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In Memory of
Lynn M. Smith
August 11, 1966 - May 30, 2018

Tuesday June 5, 2018 6-8 p.m. at Moreland Funeral Home

Private Graveside

Blendon Central Cemetery

Lynn M. Smith, age 51, passed away suddenly May 30, 2018. Preceded in death by husband Randy Smith; parents Wilbur and Mary Brink. Survived by her only living son Zachary Smith; brothers Scott (Cathy) Brink and Todd Brink; nieces Beth Brink, Madison Dixon and Makenzie Norris; nephews Chris and Matt Brink. Friends may call at MORELAND FUNERAL HOME, 55 E. Schrock Road, Westerville, Tuesday June 5, 2018 from 6-8 p.m. Private family Interment Blendon Cemetery Thursday June 7, 2018.


Linda Artis

Jun 5, 2018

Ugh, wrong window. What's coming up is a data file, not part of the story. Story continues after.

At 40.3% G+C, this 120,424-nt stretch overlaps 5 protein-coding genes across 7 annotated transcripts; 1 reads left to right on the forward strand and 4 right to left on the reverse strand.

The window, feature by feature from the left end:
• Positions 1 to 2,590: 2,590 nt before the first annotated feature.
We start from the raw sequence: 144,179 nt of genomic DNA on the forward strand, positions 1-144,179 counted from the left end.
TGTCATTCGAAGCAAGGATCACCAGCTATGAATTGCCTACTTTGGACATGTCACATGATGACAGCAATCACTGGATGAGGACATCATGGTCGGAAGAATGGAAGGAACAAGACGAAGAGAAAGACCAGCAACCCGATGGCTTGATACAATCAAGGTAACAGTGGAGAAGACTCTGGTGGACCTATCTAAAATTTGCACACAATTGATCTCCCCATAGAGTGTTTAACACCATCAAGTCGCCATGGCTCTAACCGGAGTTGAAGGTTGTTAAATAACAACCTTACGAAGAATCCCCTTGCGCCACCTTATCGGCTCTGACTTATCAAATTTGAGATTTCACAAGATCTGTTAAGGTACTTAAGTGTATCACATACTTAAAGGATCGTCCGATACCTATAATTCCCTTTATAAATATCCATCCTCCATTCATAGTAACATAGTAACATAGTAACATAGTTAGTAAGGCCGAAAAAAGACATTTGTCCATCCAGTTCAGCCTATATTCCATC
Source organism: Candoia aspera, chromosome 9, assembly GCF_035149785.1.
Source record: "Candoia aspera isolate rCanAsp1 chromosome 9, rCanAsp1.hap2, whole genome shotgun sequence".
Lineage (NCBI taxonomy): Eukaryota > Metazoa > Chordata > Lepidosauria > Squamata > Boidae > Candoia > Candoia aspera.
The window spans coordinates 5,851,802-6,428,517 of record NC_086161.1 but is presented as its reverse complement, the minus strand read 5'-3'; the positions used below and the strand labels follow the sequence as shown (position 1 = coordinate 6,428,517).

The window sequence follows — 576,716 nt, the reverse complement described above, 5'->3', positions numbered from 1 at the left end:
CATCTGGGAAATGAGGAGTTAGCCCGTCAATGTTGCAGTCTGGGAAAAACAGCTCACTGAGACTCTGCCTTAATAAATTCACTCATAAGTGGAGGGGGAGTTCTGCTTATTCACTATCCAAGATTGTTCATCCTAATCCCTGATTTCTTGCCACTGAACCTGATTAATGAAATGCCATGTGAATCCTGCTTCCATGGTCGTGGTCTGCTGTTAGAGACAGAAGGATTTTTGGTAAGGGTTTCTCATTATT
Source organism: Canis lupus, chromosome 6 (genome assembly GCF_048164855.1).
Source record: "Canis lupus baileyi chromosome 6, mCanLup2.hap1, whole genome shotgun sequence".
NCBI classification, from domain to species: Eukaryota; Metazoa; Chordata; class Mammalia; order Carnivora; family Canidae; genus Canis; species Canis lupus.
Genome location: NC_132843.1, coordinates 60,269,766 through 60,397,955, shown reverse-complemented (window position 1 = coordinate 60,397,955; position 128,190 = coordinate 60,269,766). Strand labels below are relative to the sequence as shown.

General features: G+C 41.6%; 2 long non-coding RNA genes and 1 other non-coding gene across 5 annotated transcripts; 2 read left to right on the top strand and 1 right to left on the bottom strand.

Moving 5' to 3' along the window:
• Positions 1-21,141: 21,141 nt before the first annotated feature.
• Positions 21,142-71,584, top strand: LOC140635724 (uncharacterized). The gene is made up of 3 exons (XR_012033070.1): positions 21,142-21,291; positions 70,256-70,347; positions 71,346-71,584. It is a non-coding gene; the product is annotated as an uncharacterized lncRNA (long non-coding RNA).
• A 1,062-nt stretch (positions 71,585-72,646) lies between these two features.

I am at such a loss for words to express the sorrow I felt upon learning of Lynn's death. I can only begin to imagine your pain and the void that is left in your lives. Though Lynn and I had a relationship born out of work, it developed into something more than that. I always felt we had the ability to depend on one another for trust and support in ways that transcended those of a supervisor and staff. We weren't necessarily close personal friends but we weren't at all typical employer-employee either. We had a unique relationship. One that I cherished. One that I will miss immensely. Lynn and I were planning to get together as soon as my knee surgery allowed me to get around. That would have been in just a couple weeks. A couple more weeks. That's all I could think of when I heard the news of her passing. That I had so looked forward to seeing her again, that we'd talked about how nice it would be to see one another over lunch or dinner, that it had been a while since we'd talked face to face. We laughed about a few things going on and how we'd expand upon them when we had time to really sit down and catch up better. Lynn and I always measured the amount of time we had known one another in "Zach time." Zach was only 5 years old when Lynn began working for me. So at various points she would mention that "Zach's going to middle school" or Zach's graduating high school" or "Zach is now a Paramedic." This is how we both gauged the fact that time was passing and we were getting older, by Zach's growth and accomplishments. At each point we would both remark that he was "only 5 years old" when she first started working with me. We continued this even after I left and she continued on. Lynn took great pride in Zach's accomplishments and his development from a little boy to a young man. You could see it in her face when you were with her and hear it in her voice when you were simply talking with her. I will so miss all these things. I will so miss her. Many people will miss her. Lynn was both loved, liked and respected by those she worked with and those she came into contact with as clients and over the years she touched thousands of clients. When I hired Lynn, her role did not include direct client interaction but there came a point when I needed her to take on responsibility for the Adult Day Center. She was hesitant at first, not certain that she wanted to or had the ability to work that intensely with clients. But she took it on as she had taken on every challenge put before her in the past. And like every other challenge she not only met it but excelled at it. She grew to love it and the clients and the families of the clients loved her. She was excellent as the Director of the the ADC and it flourished under her direction. Lynn always rose to the occasion. Every time. No matter what it was. It was her nature to do so. And she did it with grace. She never grumbled; never caused dissension. She would bring problems to me and we'd work them through but she was always about making things better. That's what she expected from herself. That's what she expected from others. That's even what she expected from me. And she could and would tell me so in so many words. Even after we no longer worked together, Lynn helped me. She once even volunteered Zach, offering him up to act as my wheelchair chauffeur when I needed to get to my daughter, who was hospitalized at OSU and I was unable to walk the long distance to her room. before even asking him she said, "Zach will take you up, if he can get free and I'm sure he can." I remember laughing and saying to her that perhaps she should ask Zach first but she brushed me off saying that was unnecessary and laughing at the very idea. I felt sorry for Zach having to push this old lady around but he was so very gallant when he came to get me. Zach picked me up curbside and took me to the room via his special "secret" route that avoided high traffic areas. The perfect escort. The perfect son. And I couldn't wait to call her to tell her just that. "You've done a great job, Mom!" She was tickled pink. Nothing made her happier than to hear good things about Zach. Nothing. Did I mention that I'll miss her? That learning of her death was like a physical blow? It's still difficult to use death and her name in the same sentence. It just doesn't seem right that the world should be absent this person who touched so many in such a positive way. I can only hope Zach, Lynn's brothers, nieces, and nephews hold in their hearts not only their own personal memories but the knowledge that so many others loved and will continue to remember her as well.